In conjunction with the push for education, infrastructure, and equality movements of the late 1920’s came the state-sponsored physical, pro-sport culture in the 1930’s. Physical attractiveness and a healthy lifestyle were only side benefits of a campaign that believed exercise of the body would benefit the socialist mind. Specifically, in a state striving for socialism, the shared discipline of sports propelled the physical accomplishments of collective society as well as the individual. The ideology that the Soviet state preached through sport also carried practical uses: “(1) preparing young people for work; and (2) preparing them for military defense of Soviet power” (O’Mahony, 2006, p. 15). Ultimately, physical culture personally helped citizens as much as it politically legitimized the leaders and economy.
Aside from the domestic improvements physical culture brought, another main aim was showcasing the ability of the Soviet masses on a competitive international stage. In the 1930’s, sports matches became avenues for international respect, and the 1920’s Soviet view that Western sports culture was driven by capitalism was left behind in the midst of the Great Depression. The rule-bound events created an economy of their own,”as major stars developed international reputations, coaches and trainers traded expertise and innovations, and the best teams and athletes ranked their achievements by international standards” (Keys, 2003, p. 414). These athletic reputations filled stadiums, and brought the excitement of Western sport to Russia.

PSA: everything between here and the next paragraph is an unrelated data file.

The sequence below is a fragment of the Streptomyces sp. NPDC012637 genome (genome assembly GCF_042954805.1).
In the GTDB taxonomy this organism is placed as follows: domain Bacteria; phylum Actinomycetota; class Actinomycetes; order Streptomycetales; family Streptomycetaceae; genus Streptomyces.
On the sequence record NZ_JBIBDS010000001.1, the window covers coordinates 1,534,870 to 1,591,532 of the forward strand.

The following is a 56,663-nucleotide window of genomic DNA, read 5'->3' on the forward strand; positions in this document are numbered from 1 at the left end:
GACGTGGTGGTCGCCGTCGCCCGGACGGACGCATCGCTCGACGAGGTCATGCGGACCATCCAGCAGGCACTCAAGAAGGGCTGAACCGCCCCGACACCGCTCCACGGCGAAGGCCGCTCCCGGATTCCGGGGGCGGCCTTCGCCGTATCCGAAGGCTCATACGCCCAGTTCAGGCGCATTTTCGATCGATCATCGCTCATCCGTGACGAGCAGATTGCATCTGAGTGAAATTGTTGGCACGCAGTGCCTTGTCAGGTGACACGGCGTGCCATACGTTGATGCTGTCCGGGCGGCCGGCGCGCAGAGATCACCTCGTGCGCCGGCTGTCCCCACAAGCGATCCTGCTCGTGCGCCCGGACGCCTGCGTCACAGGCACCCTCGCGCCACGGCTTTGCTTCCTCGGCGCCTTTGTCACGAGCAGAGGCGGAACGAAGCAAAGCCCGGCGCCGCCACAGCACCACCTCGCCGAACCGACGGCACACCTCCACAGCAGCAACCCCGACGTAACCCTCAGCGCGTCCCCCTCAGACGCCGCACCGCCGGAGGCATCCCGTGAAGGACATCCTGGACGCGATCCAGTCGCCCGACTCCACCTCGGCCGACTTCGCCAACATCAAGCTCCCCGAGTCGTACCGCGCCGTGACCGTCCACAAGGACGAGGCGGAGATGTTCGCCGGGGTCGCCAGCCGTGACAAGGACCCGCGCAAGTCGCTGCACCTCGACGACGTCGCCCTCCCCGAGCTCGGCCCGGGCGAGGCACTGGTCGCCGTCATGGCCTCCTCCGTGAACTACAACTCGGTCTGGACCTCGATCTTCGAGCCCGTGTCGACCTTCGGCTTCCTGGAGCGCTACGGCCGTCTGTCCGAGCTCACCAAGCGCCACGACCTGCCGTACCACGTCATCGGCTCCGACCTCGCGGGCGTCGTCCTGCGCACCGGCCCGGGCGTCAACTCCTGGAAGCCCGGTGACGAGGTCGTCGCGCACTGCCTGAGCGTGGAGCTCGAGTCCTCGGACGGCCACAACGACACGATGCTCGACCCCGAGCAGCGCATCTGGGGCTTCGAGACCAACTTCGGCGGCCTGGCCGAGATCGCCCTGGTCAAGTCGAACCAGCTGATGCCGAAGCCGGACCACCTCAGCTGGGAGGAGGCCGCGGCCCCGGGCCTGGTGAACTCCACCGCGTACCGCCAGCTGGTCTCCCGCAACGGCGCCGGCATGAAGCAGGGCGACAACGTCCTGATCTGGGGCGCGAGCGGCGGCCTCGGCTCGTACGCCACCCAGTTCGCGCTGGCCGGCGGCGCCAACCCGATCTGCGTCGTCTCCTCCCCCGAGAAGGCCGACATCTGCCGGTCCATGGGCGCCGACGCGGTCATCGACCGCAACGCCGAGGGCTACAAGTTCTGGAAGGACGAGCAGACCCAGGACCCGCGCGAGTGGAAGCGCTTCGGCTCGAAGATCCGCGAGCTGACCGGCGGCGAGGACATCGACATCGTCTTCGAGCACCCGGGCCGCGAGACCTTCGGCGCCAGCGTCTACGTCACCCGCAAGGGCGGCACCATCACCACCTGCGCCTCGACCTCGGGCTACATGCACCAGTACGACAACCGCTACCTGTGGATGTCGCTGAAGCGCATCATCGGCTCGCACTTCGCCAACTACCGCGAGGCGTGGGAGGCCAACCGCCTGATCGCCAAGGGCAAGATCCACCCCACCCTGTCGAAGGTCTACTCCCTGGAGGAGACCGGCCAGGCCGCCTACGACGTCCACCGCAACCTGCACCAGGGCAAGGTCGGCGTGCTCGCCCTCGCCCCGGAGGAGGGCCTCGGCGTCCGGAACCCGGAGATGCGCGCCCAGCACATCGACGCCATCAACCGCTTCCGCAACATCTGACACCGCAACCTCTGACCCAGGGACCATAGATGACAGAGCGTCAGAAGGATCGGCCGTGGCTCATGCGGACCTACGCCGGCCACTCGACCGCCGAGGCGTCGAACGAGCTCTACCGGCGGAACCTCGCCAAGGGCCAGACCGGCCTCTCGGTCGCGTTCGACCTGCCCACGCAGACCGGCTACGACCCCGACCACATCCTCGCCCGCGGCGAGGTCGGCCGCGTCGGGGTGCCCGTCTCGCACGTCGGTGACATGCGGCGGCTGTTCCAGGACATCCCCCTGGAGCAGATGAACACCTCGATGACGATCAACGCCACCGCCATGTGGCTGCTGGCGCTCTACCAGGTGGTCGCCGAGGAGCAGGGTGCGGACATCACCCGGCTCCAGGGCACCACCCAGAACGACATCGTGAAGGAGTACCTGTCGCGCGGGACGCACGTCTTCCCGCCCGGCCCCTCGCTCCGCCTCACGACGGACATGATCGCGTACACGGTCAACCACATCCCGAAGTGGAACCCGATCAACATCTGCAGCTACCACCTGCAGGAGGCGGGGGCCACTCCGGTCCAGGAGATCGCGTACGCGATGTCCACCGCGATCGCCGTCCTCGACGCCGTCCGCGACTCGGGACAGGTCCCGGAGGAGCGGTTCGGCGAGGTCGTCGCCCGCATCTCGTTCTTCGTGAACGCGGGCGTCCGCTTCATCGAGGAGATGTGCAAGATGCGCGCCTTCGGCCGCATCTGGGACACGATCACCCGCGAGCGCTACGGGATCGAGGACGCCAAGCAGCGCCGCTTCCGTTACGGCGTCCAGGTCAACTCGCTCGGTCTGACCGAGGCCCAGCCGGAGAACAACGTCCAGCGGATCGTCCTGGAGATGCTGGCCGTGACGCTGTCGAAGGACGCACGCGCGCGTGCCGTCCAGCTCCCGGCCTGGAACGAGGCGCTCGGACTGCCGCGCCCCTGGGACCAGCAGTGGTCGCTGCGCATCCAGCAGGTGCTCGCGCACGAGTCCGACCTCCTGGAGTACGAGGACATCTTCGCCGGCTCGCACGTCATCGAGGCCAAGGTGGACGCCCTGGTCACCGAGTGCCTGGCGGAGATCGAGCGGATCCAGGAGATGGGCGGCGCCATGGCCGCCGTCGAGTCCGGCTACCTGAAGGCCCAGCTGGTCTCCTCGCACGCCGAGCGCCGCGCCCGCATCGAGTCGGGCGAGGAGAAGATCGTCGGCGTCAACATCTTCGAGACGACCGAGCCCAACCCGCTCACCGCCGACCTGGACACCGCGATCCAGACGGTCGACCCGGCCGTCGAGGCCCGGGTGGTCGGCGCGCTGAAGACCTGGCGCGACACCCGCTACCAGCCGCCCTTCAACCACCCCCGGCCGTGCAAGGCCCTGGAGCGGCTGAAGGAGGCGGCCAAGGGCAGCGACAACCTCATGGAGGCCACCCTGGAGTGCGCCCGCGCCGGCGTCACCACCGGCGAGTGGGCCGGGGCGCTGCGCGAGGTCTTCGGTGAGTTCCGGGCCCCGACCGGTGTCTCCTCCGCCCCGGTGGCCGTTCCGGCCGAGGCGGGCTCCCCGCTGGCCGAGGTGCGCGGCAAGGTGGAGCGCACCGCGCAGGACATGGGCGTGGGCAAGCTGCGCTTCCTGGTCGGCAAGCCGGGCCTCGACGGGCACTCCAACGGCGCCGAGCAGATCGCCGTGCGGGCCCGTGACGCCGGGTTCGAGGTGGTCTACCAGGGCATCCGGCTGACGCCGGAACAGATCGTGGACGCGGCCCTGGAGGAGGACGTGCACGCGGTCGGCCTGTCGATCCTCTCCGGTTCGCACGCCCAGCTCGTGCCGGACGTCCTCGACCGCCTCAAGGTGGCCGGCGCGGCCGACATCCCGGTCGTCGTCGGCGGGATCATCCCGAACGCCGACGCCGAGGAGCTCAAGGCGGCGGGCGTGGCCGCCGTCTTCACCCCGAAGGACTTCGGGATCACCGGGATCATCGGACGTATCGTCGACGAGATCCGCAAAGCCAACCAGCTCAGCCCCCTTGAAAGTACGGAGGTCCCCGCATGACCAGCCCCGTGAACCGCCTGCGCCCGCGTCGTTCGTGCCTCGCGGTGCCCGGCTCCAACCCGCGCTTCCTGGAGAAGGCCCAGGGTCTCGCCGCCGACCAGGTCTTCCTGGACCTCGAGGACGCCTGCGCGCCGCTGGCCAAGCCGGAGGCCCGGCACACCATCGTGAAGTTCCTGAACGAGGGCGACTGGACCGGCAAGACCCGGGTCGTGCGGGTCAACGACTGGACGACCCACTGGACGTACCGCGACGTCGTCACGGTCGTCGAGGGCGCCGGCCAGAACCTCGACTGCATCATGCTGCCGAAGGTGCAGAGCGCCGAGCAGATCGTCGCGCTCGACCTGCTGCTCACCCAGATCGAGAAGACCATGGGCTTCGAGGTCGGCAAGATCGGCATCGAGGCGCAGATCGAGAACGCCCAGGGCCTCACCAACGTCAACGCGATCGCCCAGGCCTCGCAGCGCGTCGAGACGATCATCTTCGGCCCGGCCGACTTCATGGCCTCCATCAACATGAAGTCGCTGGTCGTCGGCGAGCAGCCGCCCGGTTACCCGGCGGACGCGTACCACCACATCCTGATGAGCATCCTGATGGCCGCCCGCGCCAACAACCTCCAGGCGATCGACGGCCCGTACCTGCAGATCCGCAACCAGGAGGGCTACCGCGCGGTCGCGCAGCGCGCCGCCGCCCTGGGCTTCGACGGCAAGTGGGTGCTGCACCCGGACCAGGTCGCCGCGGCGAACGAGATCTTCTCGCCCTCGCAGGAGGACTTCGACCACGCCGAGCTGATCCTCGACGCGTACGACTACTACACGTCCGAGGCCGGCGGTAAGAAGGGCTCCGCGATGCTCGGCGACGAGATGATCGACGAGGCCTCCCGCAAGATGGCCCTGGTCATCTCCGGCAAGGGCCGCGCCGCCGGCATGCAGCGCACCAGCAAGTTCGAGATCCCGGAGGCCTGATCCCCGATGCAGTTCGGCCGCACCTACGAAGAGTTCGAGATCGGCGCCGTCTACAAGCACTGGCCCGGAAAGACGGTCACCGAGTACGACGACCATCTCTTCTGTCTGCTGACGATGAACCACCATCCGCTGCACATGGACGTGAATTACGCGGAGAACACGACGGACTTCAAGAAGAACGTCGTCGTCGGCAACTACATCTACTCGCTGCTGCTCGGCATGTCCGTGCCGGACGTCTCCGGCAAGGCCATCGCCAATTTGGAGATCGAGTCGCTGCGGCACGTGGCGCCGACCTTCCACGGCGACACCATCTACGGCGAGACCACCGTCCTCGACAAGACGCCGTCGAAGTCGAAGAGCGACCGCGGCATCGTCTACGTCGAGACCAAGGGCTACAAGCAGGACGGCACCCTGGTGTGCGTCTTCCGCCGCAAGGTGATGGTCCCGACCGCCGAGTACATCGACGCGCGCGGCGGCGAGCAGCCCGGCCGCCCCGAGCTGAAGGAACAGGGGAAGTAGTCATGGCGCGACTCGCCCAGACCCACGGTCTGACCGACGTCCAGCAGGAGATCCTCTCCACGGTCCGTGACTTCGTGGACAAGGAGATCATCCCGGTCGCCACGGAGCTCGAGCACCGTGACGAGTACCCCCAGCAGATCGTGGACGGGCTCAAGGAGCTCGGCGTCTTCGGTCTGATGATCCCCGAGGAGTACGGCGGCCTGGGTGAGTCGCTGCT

Acceptance of Westernized physical culture at the state level led to the establishment of spectator sports, which desired international audiences, Soviet support of domestic teams, and promoted sports as entertainment. This change created the Soviet “sports fan” as well as a link between state organizations and public entertainment. For example, the Dinamo Football Club was sponsored by the People’s Commissariat for Internal Affairs, the secret police force, but remained a well-supported club throughout the era. To differentiate themselves from the exact Western model, “the Soviet Union attempted to build an alternative international system based on a distinctly ‘proletarian’ brand of sport and physical culture that eschewed individualism and record seeking” (Keys, 2003, p. 414). However, with the nature of competition, the phenomenon of crowd favorites and statistics can never truly be avoided. Commercialization of teams resulted in a predominately masculine stadium culture that encouraged fierce crowd participation, and fostered an undisciplined view of fans that proved to threaten socialist identity. The differences between fan and player suggested that perhaps the Soviet campaign for spectator sports inevitably backfired, creating once again an indirect sense of capitalism in a state that had only recently defeated the tremors of NEP. The physical culture that surrounded Soviet sports put their physical ability as a state on the map, but the following promotion of sport as entertainment undermined the collective discipline of the populous that socialism desired.
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